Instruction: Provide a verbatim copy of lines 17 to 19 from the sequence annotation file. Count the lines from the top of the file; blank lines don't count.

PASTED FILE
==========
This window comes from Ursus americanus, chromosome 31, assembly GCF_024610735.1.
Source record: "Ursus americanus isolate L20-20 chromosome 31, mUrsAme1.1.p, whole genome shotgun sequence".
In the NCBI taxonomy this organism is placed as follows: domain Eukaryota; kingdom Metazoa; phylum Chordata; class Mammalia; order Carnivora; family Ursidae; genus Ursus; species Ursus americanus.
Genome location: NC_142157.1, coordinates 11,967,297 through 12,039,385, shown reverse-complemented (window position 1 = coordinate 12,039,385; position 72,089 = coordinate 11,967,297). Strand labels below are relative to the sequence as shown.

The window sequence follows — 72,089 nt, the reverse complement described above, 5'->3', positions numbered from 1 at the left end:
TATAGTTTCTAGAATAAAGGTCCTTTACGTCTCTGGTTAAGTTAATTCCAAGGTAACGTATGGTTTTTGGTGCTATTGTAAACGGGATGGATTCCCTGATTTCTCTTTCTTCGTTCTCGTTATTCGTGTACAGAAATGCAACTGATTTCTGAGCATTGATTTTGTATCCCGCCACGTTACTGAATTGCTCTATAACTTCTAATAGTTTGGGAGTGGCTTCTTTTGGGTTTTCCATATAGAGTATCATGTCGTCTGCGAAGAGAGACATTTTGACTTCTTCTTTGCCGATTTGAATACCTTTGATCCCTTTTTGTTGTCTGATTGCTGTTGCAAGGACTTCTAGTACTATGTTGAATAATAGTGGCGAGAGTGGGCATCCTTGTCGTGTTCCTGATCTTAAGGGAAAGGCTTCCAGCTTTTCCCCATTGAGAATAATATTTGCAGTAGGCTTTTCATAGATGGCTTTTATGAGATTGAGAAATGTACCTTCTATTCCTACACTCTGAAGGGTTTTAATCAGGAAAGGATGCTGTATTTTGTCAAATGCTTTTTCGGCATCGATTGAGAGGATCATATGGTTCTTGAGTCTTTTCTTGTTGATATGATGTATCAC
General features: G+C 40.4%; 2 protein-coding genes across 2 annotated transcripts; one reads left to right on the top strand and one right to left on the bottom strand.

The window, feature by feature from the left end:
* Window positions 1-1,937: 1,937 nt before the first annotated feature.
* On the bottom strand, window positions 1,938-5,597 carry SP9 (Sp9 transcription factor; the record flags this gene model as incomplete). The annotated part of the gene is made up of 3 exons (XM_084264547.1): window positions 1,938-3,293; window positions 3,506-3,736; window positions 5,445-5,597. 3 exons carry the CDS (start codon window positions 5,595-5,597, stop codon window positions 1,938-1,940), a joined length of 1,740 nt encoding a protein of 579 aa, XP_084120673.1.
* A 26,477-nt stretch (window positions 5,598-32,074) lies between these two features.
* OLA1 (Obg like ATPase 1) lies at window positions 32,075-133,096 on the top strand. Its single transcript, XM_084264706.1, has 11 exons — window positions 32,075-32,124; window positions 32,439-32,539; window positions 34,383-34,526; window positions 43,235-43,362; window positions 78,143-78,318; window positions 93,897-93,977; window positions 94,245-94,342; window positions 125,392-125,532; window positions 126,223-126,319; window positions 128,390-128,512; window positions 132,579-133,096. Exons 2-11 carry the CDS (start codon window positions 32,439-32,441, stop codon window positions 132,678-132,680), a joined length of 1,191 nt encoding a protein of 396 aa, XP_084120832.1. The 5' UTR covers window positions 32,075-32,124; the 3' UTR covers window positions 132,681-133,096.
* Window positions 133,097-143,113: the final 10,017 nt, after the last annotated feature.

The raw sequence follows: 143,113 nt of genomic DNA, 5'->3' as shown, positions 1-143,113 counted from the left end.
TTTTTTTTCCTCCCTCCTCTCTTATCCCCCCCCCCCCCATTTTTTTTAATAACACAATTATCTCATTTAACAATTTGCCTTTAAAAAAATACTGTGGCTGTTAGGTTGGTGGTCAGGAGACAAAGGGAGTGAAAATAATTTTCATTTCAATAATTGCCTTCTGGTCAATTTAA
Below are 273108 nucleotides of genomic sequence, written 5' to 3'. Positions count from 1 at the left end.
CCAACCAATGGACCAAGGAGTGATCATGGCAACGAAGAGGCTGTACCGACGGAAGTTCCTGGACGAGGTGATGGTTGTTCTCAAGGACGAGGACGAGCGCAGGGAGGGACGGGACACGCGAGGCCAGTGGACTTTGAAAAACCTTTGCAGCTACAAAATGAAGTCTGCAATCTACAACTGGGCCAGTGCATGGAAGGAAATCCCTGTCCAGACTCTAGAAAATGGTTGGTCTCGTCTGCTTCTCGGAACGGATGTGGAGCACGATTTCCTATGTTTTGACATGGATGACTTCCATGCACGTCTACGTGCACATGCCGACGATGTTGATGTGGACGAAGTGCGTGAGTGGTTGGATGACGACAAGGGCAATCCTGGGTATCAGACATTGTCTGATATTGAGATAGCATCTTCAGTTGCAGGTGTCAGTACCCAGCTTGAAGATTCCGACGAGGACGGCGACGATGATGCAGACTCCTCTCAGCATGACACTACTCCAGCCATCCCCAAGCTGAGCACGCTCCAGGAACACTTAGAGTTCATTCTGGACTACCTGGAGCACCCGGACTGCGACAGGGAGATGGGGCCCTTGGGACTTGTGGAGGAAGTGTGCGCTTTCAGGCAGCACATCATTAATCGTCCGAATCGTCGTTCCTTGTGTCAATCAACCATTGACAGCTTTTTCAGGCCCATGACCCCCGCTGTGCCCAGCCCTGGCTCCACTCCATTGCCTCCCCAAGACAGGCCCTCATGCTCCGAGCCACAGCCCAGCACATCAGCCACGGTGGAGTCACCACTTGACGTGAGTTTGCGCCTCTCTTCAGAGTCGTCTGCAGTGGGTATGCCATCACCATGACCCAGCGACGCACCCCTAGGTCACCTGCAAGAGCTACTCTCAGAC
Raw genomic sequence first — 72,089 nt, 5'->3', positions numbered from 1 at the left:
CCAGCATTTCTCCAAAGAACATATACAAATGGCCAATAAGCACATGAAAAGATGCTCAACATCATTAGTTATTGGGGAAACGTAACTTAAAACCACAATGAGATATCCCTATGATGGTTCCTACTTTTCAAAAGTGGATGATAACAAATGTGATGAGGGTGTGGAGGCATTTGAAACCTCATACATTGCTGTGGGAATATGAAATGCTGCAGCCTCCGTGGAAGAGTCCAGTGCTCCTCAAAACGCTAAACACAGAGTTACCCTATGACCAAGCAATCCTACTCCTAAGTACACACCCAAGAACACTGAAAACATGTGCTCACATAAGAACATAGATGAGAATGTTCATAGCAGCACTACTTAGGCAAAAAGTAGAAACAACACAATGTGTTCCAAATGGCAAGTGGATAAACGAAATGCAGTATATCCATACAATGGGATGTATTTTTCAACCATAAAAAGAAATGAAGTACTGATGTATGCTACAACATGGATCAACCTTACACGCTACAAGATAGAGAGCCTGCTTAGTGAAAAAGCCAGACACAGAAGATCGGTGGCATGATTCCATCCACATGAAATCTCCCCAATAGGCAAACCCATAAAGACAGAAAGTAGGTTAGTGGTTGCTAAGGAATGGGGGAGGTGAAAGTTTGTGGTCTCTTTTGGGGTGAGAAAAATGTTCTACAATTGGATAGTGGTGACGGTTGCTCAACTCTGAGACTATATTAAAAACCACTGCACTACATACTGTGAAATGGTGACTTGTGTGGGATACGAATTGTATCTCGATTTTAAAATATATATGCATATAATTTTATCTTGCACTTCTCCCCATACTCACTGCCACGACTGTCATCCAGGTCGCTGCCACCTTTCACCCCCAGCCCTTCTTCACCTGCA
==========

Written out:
CCAACCAATGGACCAAGGAGTGATCATGGCAACGAAGAGGCTGTACCGACGGAAGTTCCTGGACGAGGTGATGGTTGTTCTCAAGGACGAGGACGAGCGCAGGGAGGGACGGGACACGCGAGGCCAGTGGACTTTGAAAAACCTTTGCAGCTACAAAATGAAGTCTGCAATCTACAACTGGGCCAGTGCATGGAAGGAAATCCCTGTCCAGACTCTAGAAAATGGTTGGTCTCGTCTGCTTCTCGGAACGGATGTGGAGCACGATTTCCTATGTTTTGACATGGATGACTTCCATGCACGTCTACGTGCACATGCCGACGATGTTGATGTGGACGAAGTGCGTGAGTGGTTGGATGACGACAAGGGCAATCCTGGGTATCAGACATTGTCTGATATTGAGATAGCATCTTCAGTTGCAGGTGTCAGTACCCAGCTTGAAGATTCCGACGAGGACGGCGACGATGATGCAGACTCCTCTCAGCATGACACTACTCCAGCCATCCCCAAGCTGAGCACGCTCCAGGAACACTTAGAGTTCATTCTGGACTACCTGGAGCACCCGGACTGCGACAGGGAGATGGGGCCCTTGGGACTTGTGGAGGAAGTGTGCGCTTTCAGGCAGCACATCATTAATCGTCCGAATCGTCGTTCCTTGTGTCAATCAACCATTGACAGCTTTTTCAGGCCCATGACCCCCGCTGTGCCCAGCCCTGGCTCCACTCCATTGCCTCCCCAAGACAGGCCCTCATGCTCCGAGCCACAGCCCAGCACATCAGCCACGGTGGAGTCACCACTTGACGTGAGTTTGCGCCTCTCTTCAGAGTCGTCTGCAGTGGGTATGCCATCACCATGACCCAGCGACGCACCCCTAGGTCACCTGCAAGAGCTACTCTCAGAC
Raw genomic sequence first — 72,089 nt, 5'->3', positions numbered from 1 at the left:
CCAGCATTTCTCCAAAGAACATATACAAATGGCCAATAAGCACATGAAAAGATGCTCAACATCATTAGTTATTGGGGAAACGTAACTTAAAACCACAATGAGATATCCCTATGATGGTTCCTACTTTTCAAAAGTGGATGATAACAAATGTGATGAGGGTGTGGAGGCATTTGAAACCTCATACATTGCTGTGGGAATATGAAATGCTGCAGCCTCCGTGGAAGAGTCCAGTGCTCCTCAAAACGCTAAACACAGAGTTACCCTATGACCAAGCAATCCTACTCCTAAGTACACACCCAAGAACACTGAAAACATGTGCTCACATAAGAACATAGATGAGAATGTTCATAGCAGCACTACTTAGGCAAAAAGTAGAAACAACACAATGTGTTCCAAATGGCAAGTGGATAAACGAAATGCAGTATATCCATACAATGGGATGTATTTTTCAACCATAAAAAGAAATGAAGTACTGATGTATGCTACAACATGGATCAACCTTACACGCTACAAGATAGAGAGCCTGCTTAGTGAAAAAGCCAGACACAGAAGATCGGTGGCATGATTCCATCCACATGAAATCTCCCCAATAGGCAAACCCATAAAGACAGAAAGTAGGTTAGTGGTTGCTAAGGAATGGGGGAGGTGAAAGTTTGTGGTCTCTTTTGGGGTGAGAAAAATGTTCTACAATTGGATAGTGGTGACGGTTGCTCAACTCTGAGACTATATTAAAAACCACTGCACTACATACTGTGAAATGGTGACTTGTGTGGGATACGAATTGTATCTCGATTTTAAAATATATATGCATATAATTTTATCTTGCACTTCTCCCCATACTCACTGCCACGACTGTCATCCAGGTCGCTGCCACCTTTCACCCCCAGCCCTTCTTCACCTGCA